Social networking has widened our web of friends and family, keeping us more frequently connected but still many miles apart. The ability to gift-give ebooks instantly means last-minute ideas are now a few keystrokes away. Deliver books or even entire libraries to a friend via email (supported by every major store).
For those special books with personal meaning, buy a collector's edition or hardcover and preserve the tome forever. Read the ebook instead. Ebooks cannot be damaged. Sure, ebook tablets can be dropped or lost, but those are simply the carrier devices for the ebooks themselves. Buy a new tablet and your library is right back where it was, just as you left it.
Think of all of the men and women in service that now have the ability to instantly access books. Or people on long work trips, stuck in hotels, crowded airplanes, or any of the other innumerable conditions of the modern working man and woman. How about storing your personal library in a desk drawer for quick lunch breaks?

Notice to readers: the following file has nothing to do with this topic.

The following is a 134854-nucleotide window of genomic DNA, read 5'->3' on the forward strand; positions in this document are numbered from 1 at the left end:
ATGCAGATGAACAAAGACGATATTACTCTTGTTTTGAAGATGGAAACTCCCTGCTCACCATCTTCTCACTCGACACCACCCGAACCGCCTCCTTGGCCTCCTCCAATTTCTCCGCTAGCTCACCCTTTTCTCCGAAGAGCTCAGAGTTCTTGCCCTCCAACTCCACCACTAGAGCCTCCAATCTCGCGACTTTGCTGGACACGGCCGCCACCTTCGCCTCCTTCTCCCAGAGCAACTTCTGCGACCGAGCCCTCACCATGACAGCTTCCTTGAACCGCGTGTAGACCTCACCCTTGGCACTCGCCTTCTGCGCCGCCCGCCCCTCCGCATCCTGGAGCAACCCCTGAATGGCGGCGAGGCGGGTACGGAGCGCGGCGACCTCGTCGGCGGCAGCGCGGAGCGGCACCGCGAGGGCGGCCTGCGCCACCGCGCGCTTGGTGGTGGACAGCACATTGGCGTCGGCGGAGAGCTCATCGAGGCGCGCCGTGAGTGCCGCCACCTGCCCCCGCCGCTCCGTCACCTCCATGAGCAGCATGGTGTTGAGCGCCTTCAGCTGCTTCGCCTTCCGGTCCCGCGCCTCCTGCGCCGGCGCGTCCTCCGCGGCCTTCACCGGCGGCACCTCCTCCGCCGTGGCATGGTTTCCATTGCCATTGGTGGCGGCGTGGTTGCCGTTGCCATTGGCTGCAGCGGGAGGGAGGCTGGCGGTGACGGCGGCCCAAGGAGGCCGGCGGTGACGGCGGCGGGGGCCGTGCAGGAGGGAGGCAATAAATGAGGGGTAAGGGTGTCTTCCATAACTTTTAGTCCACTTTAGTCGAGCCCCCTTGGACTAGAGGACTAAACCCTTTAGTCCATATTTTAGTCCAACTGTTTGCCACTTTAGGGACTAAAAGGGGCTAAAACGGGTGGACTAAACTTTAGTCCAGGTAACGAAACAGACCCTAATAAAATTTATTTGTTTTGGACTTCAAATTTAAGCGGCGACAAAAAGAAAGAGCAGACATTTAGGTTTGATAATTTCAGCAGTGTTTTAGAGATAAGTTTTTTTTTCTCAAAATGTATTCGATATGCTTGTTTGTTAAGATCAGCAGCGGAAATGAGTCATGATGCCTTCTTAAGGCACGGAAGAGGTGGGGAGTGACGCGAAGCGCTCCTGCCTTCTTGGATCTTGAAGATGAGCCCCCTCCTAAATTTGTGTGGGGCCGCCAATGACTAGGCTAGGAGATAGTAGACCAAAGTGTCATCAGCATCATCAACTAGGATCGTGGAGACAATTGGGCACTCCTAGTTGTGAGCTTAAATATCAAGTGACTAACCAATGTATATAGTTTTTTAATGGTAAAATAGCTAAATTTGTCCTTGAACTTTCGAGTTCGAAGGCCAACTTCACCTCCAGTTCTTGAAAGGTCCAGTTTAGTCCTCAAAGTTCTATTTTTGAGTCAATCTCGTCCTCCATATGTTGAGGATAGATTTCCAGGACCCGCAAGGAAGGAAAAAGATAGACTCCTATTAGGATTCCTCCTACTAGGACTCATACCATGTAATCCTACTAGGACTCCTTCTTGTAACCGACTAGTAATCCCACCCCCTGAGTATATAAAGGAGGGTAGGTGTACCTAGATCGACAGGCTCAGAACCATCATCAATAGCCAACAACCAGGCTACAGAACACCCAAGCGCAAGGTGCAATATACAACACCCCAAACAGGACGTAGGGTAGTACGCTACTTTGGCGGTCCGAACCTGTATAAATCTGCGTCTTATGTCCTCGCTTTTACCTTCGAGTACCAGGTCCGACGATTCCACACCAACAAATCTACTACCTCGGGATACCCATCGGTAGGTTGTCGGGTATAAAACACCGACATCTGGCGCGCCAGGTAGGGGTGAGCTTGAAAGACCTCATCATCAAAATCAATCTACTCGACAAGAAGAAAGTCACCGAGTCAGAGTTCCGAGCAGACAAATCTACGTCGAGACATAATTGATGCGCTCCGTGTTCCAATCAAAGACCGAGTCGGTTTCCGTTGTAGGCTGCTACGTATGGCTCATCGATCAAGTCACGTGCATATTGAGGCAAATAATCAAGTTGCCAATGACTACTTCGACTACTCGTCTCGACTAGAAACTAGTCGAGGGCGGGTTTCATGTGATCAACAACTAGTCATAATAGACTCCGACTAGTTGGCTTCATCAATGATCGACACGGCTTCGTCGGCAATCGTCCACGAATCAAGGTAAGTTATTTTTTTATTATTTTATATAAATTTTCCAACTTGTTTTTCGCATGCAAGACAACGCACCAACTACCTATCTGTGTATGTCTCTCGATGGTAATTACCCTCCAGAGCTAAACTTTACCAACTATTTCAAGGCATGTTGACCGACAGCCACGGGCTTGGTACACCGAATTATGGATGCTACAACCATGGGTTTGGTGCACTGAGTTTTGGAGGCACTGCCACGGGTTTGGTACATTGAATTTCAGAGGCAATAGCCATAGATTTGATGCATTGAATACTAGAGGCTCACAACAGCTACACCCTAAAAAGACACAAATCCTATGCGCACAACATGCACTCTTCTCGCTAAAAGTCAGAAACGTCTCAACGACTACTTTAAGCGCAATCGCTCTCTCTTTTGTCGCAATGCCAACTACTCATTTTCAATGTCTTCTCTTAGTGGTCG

Interactivity and Animation
Animations and interactive components are possible, bringing to life educational demonstrations, playful interactions, or short highlight clips. Ever turn to the middle of a documentary title to browse the photos, before even reading the book? Now imagine accessing photos, animations, audio sources, and much more. All made possible with the electronic format.